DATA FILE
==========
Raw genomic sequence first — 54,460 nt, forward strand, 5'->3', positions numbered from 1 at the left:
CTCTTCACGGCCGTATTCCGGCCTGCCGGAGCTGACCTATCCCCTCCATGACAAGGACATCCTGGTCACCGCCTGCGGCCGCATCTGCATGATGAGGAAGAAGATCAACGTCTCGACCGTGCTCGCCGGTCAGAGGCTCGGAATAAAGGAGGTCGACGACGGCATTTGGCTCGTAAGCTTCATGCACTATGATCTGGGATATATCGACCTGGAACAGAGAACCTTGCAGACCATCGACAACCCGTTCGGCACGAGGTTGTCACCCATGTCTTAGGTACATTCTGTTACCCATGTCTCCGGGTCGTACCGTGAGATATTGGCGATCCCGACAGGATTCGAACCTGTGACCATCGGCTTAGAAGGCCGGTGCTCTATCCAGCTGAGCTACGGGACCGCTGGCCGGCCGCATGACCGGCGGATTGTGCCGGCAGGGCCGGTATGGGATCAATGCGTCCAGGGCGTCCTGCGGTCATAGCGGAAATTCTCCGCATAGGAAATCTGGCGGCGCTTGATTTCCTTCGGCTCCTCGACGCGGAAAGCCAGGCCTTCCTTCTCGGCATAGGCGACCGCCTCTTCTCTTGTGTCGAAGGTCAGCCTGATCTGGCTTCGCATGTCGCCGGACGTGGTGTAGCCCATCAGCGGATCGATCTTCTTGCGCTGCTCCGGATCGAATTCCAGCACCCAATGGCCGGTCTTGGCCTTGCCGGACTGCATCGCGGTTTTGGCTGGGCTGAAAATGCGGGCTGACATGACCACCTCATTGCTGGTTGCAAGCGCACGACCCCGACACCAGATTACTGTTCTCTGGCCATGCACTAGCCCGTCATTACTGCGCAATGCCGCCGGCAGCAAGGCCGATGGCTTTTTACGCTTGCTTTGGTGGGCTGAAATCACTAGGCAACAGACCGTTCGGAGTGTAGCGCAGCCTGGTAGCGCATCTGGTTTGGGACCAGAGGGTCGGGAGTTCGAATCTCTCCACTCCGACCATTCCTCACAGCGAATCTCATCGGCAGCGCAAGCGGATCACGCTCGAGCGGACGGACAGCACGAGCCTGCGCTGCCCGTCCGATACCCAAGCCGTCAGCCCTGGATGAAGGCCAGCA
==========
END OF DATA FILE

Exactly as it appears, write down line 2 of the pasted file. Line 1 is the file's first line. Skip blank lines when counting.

CTCTTCACGGCCGTATTCCGGCCTGCCGGAGCTGACCTATCCCCTCCATGACAAGGACATCCTGGTCACCGCCTGCGGCCGCATCTGCATGATGAGGAAGAAGATCAACGTCTCGACCGTGCTCGCCGGTCAGAGGCTCGGAATAAAGGAGGTCGACGACGGCATTTGGCTCGTAAGCTTCATGCACTATGATCTGGGATATATCGACCTGGAACAGAGAACCTTGCAGACCATCGACAACCCGTTCGGCACGAGGTTGTCACCCATGTCTTAGGTACATTCTGTTACCCATGTCTCCGGGTCGTACCGTGAGATATTGGCGATCCCGACAGGATTCGAACCTGTGACCATCGGCTTAGAAGGCCGGTGCTCTATCCAGCTGAGCTACGGGACCGCTGGCCGGCCGCATGACCGGCGGATTGTGCCGGCAGGGCCGGTATGGGATCAATGCGTCCAGGGCGTCCTGCGGTCATAGCGGAAATTCTCCGCATAGGAAATCTGGCGGCGCTTGATTTCCTTCGGCTCCTCGACGCGGAAAGCCAGGCCTTCCTTCTCGGCATAGGCGACCGCCTCTTCTCTTGTGTCGAAGGTCAGCCTGATCTGGCTTCGCATGTCGCCGGACGTGGTGTAGCCCATCAGCGGATCGATCTTCTTGCGCTGCTCCGGATCGAATTCCAGCACCCAATGGCCGGTCTTGGCCTTGCCGGACTGCATCGCGGTTTTGGCTGGGCTGAAAATGCGGGCTGACATGACCACCTCATTGCTGGTTGCAAGCGCACGACCCCGACACCAGATTACTGTTCTCTGGCCATGCACTAGCCCGTCATTACTGCGCAATGCCGCCGGCAGCAAGGCCGATGGCTTTTTACGCTTGCTTTGGTGGGCTGAAATCACTAGGCAACAGACCGTTCGGAGTGTAGCGCAGCCTGGTAGCGCATCTGGTTTGGGACCAGAGGGTCGGGAGTTCGAATCTCTCCACTCCGACCATTCCTCACAGCGAATCTCATCGGCAGCGCAAGCGGATCACGCTCGAGCGGACGGACAGCACGAGCCTGCGCTGCCCGTCCGATACCCAAGCCGTCAGCCCTGGATGAAGGCCAGCA